By Jane Ernsberger
Times-Junction News Editor
The Willard Police Department has joined the Police Assisted Addiction and Recovery Initiative in an effort to help the addict and their family.
On Wednesday, Aug. 31, Willard Police Chief Mark Holden said the City of Willard, along with cities and towns all over the world, will be observing International Drug Overdose Awareness Day.
At 7 p.m. at the gazebo downtown, Danielle Garcia will speak about the problem of addiction and overdose. Candles will be lit so families can remember those they have lost to overdoses. Ceremonies will be held in other countries.
“It’s a worldwide problem,” Holden pointed out. “It’s not isolated to just Willard.”
Holden said there are volunteers who will serve on the PAARI board. Kay Carr is one of them. She said a goal is to try and change the stigma of a drug overdose death for the family.
In addition, PAARI is also being used to help someone who is addicted to find a path to recovery by helping them to connect to rehabilitation.
“We have all sorts of resources,” Carr noted. “We have resources for detox, rehab and after care. All they need to do is look us up. We can help them get the information they need.
“It’s a problem that’s affecting everybody,” Carr said. “PAARI lets people know there is help. It lets them know about some of the resources. That’s a big thing for families who have lost someone to an overdose.
“Addiction is a family disease,” Carr pointed out. “It reaches every facet of society. It reaches the rich and poor, the nameless and the famous. It doesn’t discriminate.”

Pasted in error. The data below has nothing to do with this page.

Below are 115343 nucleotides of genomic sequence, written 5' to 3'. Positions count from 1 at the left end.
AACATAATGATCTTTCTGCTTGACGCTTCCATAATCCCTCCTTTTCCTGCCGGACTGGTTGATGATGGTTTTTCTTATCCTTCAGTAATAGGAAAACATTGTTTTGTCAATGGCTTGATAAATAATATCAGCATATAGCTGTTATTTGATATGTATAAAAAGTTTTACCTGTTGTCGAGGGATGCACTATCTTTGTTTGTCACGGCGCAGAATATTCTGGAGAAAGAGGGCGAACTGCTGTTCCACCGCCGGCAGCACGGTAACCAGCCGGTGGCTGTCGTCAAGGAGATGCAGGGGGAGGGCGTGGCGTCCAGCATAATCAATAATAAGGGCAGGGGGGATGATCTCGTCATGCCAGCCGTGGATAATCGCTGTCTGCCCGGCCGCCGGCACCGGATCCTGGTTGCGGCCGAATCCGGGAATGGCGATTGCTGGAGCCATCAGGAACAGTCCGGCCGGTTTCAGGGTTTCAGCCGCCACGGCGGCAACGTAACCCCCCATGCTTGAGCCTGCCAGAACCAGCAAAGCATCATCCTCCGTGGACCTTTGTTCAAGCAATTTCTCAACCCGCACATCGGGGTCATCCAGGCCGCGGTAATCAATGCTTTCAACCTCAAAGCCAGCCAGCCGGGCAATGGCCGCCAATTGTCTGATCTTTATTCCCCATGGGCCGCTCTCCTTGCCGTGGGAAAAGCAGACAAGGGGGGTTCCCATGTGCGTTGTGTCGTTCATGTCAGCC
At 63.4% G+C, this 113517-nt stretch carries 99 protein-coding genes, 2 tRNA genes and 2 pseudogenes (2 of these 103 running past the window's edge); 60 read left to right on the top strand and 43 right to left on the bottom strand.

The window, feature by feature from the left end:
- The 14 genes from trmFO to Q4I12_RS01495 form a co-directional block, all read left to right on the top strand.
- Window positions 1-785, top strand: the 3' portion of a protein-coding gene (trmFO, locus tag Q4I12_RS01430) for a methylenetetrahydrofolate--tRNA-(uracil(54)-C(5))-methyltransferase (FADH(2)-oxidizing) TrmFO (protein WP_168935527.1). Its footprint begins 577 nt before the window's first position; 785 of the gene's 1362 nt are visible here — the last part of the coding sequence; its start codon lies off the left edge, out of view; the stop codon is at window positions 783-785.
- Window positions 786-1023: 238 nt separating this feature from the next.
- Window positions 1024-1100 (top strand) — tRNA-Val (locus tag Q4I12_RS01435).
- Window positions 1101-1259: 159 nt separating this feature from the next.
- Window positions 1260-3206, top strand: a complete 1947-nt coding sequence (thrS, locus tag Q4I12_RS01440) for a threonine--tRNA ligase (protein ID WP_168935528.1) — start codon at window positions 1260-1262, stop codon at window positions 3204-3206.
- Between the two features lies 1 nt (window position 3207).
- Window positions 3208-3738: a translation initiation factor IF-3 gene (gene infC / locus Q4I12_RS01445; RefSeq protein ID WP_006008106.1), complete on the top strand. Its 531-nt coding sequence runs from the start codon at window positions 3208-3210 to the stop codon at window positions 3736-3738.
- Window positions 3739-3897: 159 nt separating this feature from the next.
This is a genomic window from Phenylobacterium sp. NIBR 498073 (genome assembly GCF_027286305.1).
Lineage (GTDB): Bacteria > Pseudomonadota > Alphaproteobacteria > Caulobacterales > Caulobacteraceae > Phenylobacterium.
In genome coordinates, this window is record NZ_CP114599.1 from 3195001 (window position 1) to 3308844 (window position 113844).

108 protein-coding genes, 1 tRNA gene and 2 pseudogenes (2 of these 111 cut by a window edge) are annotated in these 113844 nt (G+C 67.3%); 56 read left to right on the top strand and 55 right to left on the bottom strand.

Holden said 10 years ago, people thought the worst of a family who had a member die from a drug overdose. Times, he noted, have changed.
“It affects everybody now,” he pointed out. “We want families to know they don’t have to be embarrassed to have someone die of a drug overdose.
“We don’t want to seem like we are memorializing those who died,” Holden added. “We are just there to help the families. We just want them to know we are here for them.”
On Aug. 31, Carr said families can come to the gazebo at 7 p.m. and share their loss of a loved one and find solace in the fact there are people who care.
“Come out that night,” she said. “Light a candle for them to recognize them.”
Holden said state legislators are making it harder to incarcerate the drug dealers.
“A lot of the dealing we see is not high level,” he pointed out. “It’s just a few people who deal to support their own habit. It’s just hard to incarcerate them.”
The people who serve on PAARI do so for their own reasons, Carr pointed out.
“You can be part of the problem or part of the solution,” she said. “We’ve chosen to be part of the solution.”
Help, Carr added, is available for those who want help. Recently she and Holden spent a number of hours trying to get an addict into a rehabilitation center. He came on his own to the police department to find help.
Holden said if there are people who have illegal drugs and want a place to take them, there is a drug box in the lobby of the police department. It is a first step. No questions are asked about the drugs left in the secured box.
“Our success is in the ones who are seeking help,” Carr pointed out.
For someone who does want help with kicking an addiction, Holden said there are some criteria that must be followed. A person cannot be under indictment. Court charges must be adjudicated first.
“We can’t give immunity for something like that,” he stated.
“They can be on probation,” Carr noted. “But, this is not a get out of jail free card.”
Resources, according to Holden, are limited. PAARI will help anyone who wants to stop their addiction to drugs.
“They just have to seek us out,” Carr said.
For someone seeking help through PAARI to get off of drugs, Holden said making that decision is the first step. They can call the Willard Police Department at 419-933-2561 and ask for Holden. The police department has a tip line at 419-933-6110.“We can help you,” Holden stated. “You have to want to help yourself first.”